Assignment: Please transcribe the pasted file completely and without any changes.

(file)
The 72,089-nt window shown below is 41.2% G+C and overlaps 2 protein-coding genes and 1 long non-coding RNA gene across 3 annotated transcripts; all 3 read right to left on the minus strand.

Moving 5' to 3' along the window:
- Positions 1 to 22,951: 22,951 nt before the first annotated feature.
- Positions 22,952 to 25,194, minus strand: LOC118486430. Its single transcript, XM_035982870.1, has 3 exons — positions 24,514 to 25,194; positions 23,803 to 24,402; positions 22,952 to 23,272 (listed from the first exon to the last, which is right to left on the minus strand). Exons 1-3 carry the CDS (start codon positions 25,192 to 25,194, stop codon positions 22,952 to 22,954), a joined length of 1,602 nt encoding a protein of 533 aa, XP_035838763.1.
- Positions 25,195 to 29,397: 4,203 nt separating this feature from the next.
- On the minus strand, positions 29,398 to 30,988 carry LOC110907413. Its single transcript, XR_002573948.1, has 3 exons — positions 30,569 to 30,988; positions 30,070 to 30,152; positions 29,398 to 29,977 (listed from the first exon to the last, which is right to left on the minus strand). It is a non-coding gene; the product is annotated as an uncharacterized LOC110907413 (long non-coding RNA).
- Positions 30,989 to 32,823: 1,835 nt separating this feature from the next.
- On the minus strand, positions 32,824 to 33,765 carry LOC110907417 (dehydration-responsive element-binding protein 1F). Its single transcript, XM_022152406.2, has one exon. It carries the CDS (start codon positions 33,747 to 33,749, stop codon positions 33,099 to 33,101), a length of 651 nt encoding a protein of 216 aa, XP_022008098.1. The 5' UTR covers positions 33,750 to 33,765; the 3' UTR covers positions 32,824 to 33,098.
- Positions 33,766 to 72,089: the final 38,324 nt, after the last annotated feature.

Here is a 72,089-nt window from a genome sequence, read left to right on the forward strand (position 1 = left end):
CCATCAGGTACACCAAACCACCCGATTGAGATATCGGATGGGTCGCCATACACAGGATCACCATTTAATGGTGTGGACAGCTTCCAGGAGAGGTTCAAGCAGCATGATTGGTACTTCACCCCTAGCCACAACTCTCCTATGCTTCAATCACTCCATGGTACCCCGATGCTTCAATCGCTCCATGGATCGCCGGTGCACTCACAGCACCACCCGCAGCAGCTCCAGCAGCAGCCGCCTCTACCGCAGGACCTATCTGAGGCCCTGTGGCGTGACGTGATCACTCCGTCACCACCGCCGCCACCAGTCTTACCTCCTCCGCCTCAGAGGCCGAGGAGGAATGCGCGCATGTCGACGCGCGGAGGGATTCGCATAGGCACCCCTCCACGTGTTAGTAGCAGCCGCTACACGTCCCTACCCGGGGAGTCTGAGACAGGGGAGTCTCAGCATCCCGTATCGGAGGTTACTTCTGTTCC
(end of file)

The 72,089-nt window shown below is 41.2% G+C and overlaps 2 protein-coding genes and 1 long non-coding RNA gene across 3 annotated transcripts; all 3 read right to left on the minus strand.

Moving 5' to 3' along the window:
- Positions 1 to 22,951: 22,951 nt before the first annotated feature.
- Positions 22,952 to 25,194, minus strand: LOC118486430. Its single transcript, XM_035982870.1, has 3 exons — positions 24,514 to 25,194; positions 23,803 to 24,402; positions 22,952 to 23,272 (listed from the first exon to the last, which is right to left on the minus strand). Exons 1-3 carry the CDS (start codon positions 25,192 to 25,194, stop codon positions 22,952 to 22,954), a joined length of 1,602 nt encoding a protein of 533 aa, XP_035838763.1.
- Positions 25,195 to 29,397: 4,203 nt separating this feature from the next.
- On the minus strand, positions 29,398 to 30,988 carry LOC110907413. Its single transcript, XR_002573948.1, has 3 exons — positions 30,569 to 30,988; positions 30,070 to 30,152; positions 29,398 to 29,977 (listed from the first exon to the last, which is right to left on the minus strand). It is a non-coding gene; the product is annotated as an uncharacterized LOC110907413 (long non-coding RNA).
- Positions 30,989 to 32,823: 1,835 nt separating this feature from the next.
- On the minus strand, positions 32,824 to 33,765 carry LOC110907417 (dehydration-responsive element-binding protein 1F). Its single transcript, XM_022152406.2, has one exon. It carries the CDS (start codon positions 33,747 to 33,749, stop codon positions 33,099 to 33,101), a length of 651 nt encoding a protein of 216 aa, XP_022008098.1. The 5' UTR covers positions 33,750 to 33,765; the 3' UTR covers positions 32,824 to 33,098.
- Positions 33,766 to 72,089: the final 38,324 nt, after the last annotated feature.

Here is a 72,089-nt window from a genome sequence, read left to right on the forward strand (position 1 = left end):
CCATCAGGTACACCAAACCACCCGATTGAGATATCGGATGGGTCGCCATACACAGGATCACCATTTAATGGTGTGGACAGCTTCCAGGAGAGGTTCAAGCAGCATGATTGGTACTTCACCCCTAGCCACAACTCTCCTATGCTTCAATCACTCCATGGTACCCCGATGCTTCAATCGCTCCATGGATCGCCGGTGCACTCACAGCACCACCCGCAGCAGCTCCAGCAGCAGCCGCCTCTACCGCAGGACCTATCTGAGGCCCTGTGGCGTGACGTGATCACTCCGTCACCACCGCCGCCACCAGTCTTACCTCCTCCGCCTCAGAGGCCGAGGAGGAATGCGCGCATGTCGACGCGCGGAGGGATTCGCATAGGCACCCCTCCACGTGTTAGTAGCAGCCGCTACACGTCCCTACCCGGGGAGTCTGAGACAGGGGAGTCTCAGCATCCCGTATCGGAGGTTACTTCTGTTCC